27 February 2008

Hazard, Duchess of

cheryl, a childhood friend who currently lives in ohio, had written me with some questions about what exactly the match met and that led to other questions about his program, the phd process, and such.  cheryl is an engineer, and now, a lawyer as well.  so the references to briefs and bars are in that context.  below is the letter:

i'm sorry, sometimes i get so involved in my own stuff that i forget that others might know what i am talking about.  the match process is very lengthy and intricate.  it started last fall.  appic is the governing body over the match process. you do your internship after your classes, after you comprehensive and qualifying exams, after you defend your diss proposal; then you apply for internships.  appic controls the entire process.  you must complete  a predoctoral internship at an apa approved site that is listed with appic.  all the USA, puerto rico, canada (and i am sure i am forgetting someone) candidates must go thru this process.

the appic application is 30 pages, with 10 essays.  attached to that should be your 3 or 4 letters of references, your official transcripts, your vita, your cover letter, and anything else they ask for (some sites ask that you send a case report, i think that might be comparable to a brief).  it is an expensive process, and my guy felt it was more intense than applying to grad programs to start with!

he applied to 15 sites that were listed with appic.  you can visit the appic.org site for an idea what the actual site listings are like, it might give you a better idea than my description.  you must apply before the deadline (there were three waves, mid-oct (which my guy couldn't make because he was still defending his proposal and your profs must sign off in order to start the application process), mid-november, and beginning of december).  by the middle of december, all sites review the apps and then decide who they want to interiew.  then they notify you.  all sites you applied to must respond to you to let you know whether or not they want to interview or if they decline your application.  he had applied to 15.

eight places called for interviews, and he flew to maine.  he drove to all the other interviews.  they were at:  little rock, atlanta, knoxville, memphis, augusta (ga), biloxi, whitfield (ms).  by the beginning of feb, you must rank all your interviewed sites in order of preference.  by the middle of feb, the sites must rank all their interviewees.  you may not contact the sites after you interview (so you have no feedback from them) and they may not contact you (so they have no idea how you rank them).  then appic takes all the rankings and using whatever algarithm or matrix or whatever magical device they use, they match folks to sites.  it is a binding process, there is no other choice, either you match or you don't.  you must accept your match.

so my guy ranked his eight places.  then friday 22 feb, all applicants can look online at the appic site and see whether they matched.  then mon 25 feb, they (appic) posts where you matched and when you start (provided that on fri 22 feb you did indeed match).  if you discover on friday 22 feb, that you did NOT match (that is that you didn't match ANY of the sites you interviewed with, any of the sites you ranked~~which most people rank all the interviewed sites, so my guy ranked all 8 that he interviewed with); if you did not match, then you have the weekend to get prepped for clearinghouse, which opens online on monday morning.

clearinghouse consists of all the positions at the sites that were not matched/filled.  monday morning, on the clearinghouse site, there were over 800 applicants who had not matched and about 200 positions (at 120 sites) that were not filled.  so the competition is fierce.  you may only ONLY send a cover letter and a vita, combined into one document, which may be no more than ten pages (you may not include letters of reference or the original 30 pg appic application, or your transcripts, or your psych eval rport, or anything else:  only the cover  letter and vita).  monday morning it is like the stock market, when it opens there is a flurry of activity.  it is the first time you may see the list of positions and sites.  you must sort and send you email document (coverletter is combined with vita into one document) to which ever sites you want (my guy emailed over 20 of the 40 apa accredited sites).  some sites receive hundreds of applicants within the first hour.  then sites are free to call applicants and ask fro more info.  at that time you can send the other stuff that you couldn't to start with.  there is intense negotiation and then sites sometimes fill with someone else, decide not to fill at all, or whatever.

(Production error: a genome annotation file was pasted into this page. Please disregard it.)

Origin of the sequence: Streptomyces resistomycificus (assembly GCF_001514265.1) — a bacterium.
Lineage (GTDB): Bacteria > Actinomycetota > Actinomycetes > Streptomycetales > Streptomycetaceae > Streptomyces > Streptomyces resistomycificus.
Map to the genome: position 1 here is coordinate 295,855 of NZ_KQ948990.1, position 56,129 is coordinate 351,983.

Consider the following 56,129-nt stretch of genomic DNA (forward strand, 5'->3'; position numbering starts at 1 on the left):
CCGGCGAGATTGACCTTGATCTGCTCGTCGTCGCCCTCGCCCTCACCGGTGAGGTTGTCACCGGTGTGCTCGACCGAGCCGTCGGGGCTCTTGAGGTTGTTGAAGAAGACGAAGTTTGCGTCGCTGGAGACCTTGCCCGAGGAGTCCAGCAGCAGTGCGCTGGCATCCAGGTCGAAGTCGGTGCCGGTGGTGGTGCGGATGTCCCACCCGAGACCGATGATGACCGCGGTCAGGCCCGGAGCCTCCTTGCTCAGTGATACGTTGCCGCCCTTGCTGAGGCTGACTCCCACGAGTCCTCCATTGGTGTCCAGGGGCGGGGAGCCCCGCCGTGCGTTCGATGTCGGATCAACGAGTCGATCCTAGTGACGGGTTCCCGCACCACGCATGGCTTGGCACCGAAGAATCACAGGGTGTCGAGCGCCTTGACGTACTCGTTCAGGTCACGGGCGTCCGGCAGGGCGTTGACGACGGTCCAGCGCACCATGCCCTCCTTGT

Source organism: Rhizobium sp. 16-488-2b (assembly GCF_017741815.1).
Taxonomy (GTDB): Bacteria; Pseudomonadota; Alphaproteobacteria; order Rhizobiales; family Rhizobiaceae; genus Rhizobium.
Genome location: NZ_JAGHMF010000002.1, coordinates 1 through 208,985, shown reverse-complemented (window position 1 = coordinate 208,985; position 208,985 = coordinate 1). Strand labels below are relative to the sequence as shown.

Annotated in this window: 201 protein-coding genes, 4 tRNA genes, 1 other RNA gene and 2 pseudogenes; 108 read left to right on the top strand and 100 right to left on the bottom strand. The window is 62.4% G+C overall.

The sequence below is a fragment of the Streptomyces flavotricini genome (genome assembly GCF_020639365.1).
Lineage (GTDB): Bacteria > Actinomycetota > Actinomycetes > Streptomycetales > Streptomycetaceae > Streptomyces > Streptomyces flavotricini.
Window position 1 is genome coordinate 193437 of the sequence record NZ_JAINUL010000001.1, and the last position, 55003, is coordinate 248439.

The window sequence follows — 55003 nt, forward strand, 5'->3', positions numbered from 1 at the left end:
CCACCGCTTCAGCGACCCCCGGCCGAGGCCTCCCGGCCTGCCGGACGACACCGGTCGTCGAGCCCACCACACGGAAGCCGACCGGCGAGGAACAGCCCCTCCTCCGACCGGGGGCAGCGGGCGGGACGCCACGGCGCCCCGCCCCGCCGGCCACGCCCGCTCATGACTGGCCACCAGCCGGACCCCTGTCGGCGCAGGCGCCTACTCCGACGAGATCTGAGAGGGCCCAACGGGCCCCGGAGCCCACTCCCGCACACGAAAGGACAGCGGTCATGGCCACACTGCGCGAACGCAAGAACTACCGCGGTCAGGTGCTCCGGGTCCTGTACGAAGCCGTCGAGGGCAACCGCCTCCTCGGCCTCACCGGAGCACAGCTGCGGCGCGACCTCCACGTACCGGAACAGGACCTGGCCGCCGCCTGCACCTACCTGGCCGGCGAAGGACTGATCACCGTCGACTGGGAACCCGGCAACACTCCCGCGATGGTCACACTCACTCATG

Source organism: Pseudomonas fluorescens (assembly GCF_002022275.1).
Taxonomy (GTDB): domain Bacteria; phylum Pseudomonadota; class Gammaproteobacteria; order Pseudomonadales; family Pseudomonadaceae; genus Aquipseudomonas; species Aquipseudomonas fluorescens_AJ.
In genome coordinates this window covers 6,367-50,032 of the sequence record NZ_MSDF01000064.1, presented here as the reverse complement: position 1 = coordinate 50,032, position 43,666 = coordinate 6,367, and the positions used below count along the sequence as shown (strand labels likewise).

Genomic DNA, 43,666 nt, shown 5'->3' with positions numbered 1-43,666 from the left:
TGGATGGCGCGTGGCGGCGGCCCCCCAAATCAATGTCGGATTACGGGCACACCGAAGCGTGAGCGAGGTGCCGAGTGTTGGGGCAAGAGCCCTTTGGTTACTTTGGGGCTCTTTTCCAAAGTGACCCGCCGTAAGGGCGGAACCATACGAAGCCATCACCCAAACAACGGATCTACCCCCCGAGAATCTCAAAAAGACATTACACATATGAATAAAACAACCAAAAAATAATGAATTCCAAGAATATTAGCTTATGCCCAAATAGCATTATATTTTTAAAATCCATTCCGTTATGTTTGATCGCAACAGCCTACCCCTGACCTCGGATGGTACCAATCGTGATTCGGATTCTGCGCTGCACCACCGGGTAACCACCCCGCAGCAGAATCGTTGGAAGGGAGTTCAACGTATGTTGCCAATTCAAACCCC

there was a site in san antonio that was very interested then decided on someone else.  there was a site in wyoming that asked for more and more info and then decided not to fill at all.  there was a site in southern mississippi that by the time my guy applied (2 hours after clearing house opened), they posted to say they had filled their positions.  monday evening ended with the folks from hazard, ky telling my guy they would let him know in a few hours.  then they called back to say that they couldn't get in touch with one of their supervisors so they would call my guy in the morning (tue) with a decision.

the thing is, if you accept one offer and then someone contacts you to say that they want you and that is the one you'd prefer, you cannot break the first offer's acceptance (it is a binding verbal contract).  so, do you take a chance that the one you think you might wnat and who has been very encouraging and acting like that want you (and so take the chance that the first offer might go to someone else and you won't be matched to the other, as well)?  fortunately, that didn't come down to that for my guy because he didn't have preferences and attachments, he just wanted to place.  period.

so tuesday morning, hazard, ky called and offered the position.  my guy accepted.  now within a few days, they must send the written contract and he must sign.

if you do not match, and then do not place within the clearinghouse; you are thru for that year and must try the next year.  most people who do not match, make use of their time in constructive ways (finish dissertation and defend it; take the licensure exams; do anotehr practicum, etc.).  however, you cannot receive your phd until you've successfully interned within the appic process.

in order for my guy to be eligible for his phd, he must also complete his dissertation (and defend it successfully); he defended the proposal last fall and has received irb approval (this is the internal review board which scrutinizes the proposal for what you wish to do and ascertains that there is no harm to the subjects/participants and it is very tricky to perform experiments and still get irb approval, esp for your dissertation).  he has set up the rest of the study and gotten approval from the institution which he will be using for the site of his experiments.  he is set to begin the actual collection of data in march and it runs thru june.